Yellow is the emperor and must be left alone, undisturbed. As it is located in the north, it’s very likely that many of us will have this star at our front door this year, which can forebode problems and mishaps of any kind. The best cure is the gentle sound of metal, such as a chiming clock, the regular sound of a singing bowl (at least twice a day) or some melodious piano music.

    Don’t dig the garden or renovate the house in the north this year. Also avoid red in the north this year as a general precaution and if the front door is in the north, consider using another door to enter the house and hang a bell on the door for protection.

    White is the best star for career success, power and authority and is especially well supported when accompanied by the star 1 (water — house star or monthly star), as metal and water form a powerful combination. You can check the flying stars chart for your house and see if you have a star 1 in the southwest. Placement of something round, such as a crystal ball, is a good addition to boost the career possibilities this year.

    Red gives us verbal abuse and can be destructive either verbally or to the mouth or teeth. I have often seen children sleeping on a mountain star or annual star 7 with teeth problems or throat infections (of course, you may say children succumb to these things, anyway, but it’s more pronounced and serious when there’s a 7 in the room). Star 7 likes a little fire, so something red will calm it, as will something black.

    White is the luckiest star, not just because number eight is considered lucky to the Chinese, but also because it’s the ruler for this 20-year period (until 2024).

    Wherever the star 8 resides, whether it’s the annual star, water star or mountain star, there is extra-special luck, peace and happiness. However, as star 8 is earth and earth can be a bit stubborn, we may find it hard to get motivated or at least exhibit some sluggish behaviour. Support the star 8 with fire, as something red will give the earthy 8 more motivation.

    Purple is in the centre this year, so its attributes of fame, radiance and brilliance will be locked up for the year. This can lead to a lack of spectacular performances, making it difficult to achieve fame in 2009.

    The tai sui

    Every year the animal sign of the year comes to a different sector of our homes. This year, the Year of the Ox, we find it is located in the north–northeast (that is, 22.5–37.5, or NE1 on the feng shui template).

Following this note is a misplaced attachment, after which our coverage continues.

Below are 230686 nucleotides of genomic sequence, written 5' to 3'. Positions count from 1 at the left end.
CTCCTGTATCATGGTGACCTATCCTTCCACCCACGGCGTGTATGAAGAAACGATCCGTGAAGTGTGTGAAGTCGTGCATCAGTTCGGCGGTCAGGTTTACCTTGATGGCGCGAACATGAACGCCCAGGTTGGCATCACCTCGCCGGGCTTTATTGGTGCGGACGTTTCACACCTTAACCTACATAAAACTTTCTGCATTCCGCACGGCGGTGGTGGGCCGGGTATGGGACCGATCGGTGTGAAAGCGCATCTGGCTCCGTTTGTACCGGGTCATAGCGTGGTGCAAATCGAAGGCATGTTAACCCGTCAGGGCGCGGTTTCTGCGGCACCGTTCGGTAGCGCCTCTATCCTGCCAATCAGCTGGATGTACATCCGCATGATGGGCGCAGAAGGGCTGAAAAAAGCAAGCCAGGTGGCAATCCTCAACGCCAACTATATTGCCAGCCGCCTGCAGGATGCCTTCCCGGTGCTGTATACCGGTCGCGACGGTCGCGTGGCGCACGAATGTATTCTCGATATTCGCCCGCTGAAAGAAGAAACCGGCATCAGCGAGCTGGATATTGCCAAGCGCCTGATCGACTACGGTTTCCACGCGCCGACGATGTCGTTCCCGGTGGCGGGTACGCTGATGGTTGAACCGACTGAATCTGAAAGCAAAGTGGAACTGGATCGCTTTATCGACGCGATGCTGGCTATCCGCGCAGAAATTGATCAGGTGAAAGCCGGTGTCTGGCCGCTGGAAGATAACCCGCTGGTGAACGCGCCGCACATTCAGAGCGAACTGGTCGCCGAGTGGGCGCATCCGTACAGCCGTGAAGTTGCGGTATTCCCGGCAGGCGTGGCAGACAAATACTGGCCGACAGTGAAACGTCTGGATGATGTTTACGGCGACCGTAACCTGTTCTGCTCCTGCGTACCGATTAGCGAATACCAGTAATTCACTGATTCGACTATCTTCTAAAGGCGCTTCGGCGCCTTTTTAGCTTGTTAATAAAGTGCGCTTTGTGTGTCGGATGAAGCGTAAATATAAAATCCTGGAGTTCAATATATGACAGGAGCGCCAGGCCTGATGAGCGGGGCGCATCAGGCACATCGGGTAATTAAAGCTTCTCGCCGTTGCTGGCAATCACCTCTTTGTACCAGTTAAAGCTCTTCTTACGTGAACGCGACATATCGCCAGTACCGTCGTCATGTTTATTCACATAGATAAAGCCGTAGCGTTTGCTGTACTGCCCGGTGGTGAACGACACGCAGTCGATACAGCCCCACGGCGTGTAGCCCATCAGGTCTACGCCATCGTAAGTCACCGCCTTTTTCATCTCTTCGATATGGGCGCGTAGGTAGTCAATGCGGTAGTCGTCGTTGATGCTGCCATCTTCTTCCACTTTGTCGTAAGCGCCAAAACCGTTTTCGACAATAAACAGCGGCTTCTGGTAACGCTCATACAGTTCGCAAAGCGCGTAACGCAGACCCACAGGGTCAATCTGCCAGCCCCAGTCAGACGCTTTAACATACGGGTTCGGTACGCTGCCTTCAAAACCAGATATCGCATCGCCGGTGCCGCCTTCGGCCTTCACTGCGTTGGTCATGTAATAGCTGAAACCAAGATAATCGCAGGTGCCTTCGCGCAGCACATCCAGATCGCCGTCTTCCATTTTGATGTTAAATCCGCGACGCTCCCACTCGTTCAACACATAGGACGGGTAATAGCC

The personality of the ox is hard-working, diligent and stable, while also being rather stubborn and unyielding. Once the ox is set on a specific path, it’s almost impossible to change its mind, so this year will be one of toil. It’s said, of course, that from this toil comes the fruitful result at harvest time, so the ox is a symbol of bounty stored up. It’s believed that placing an ox on your desk will help you to be more diligent and is a reminder that through toil comes success.

    The tai sui should be treated in much the same way as the annual star 5: don’t disturb this direction of the house or garden. In particular, don’t do any renovations or digging lest you disturb the ox and awaken the earth qi, which may or may not be your favoured element in Chinese astrology.

    There is a famous image of the Daoist sage Lao Tzu riding an ox into the west after being asked to write a book of his inspirations. The Dao De Jing is still being read today.

    Before I conclude, I would like to emphasise this: feng shui is a technique we can apply to our living and working spaces to improve our health, wealth and happiness. As I’ve mentioned, feng shui works whether we believe in it or not; it will still affect us.

    On the other hand, don’t feel that feng shui is the cure for all problems, or that it’s the cause of all problems. Feng shui is not a band-aid, nor is it a scapegoat for all that happens to us in our lives. In particular, feng shui is not intended to make us feel fear or dread when we encounter something that may seem “bad” from a feng shui point of view.

    Don’t be influenced negatively by what you read about feng shui — ie, that you must do this or that around your house or office in order to live a happy life. Feng shui is simply a way of achieving harmony.

    Don’t become superstitious about your environment and the things you have around you. You have the power within yourself to fulfil your own destiny, whether you have good feng shui or not, for it’s not feng shui that is the most important thing in life; it’s your attitude that determines your success, wealth and health.

    Master Jodi Brunner provides consultations, courses, seminars, workshops and feng shui tours and has a shop, Feng Shui Cures & Crystals online and at the Queen Victoria Market in Melbourne, Australia. T: 61 3 9662 1011, W:

    The WellBeing Team

    The WellBeing Team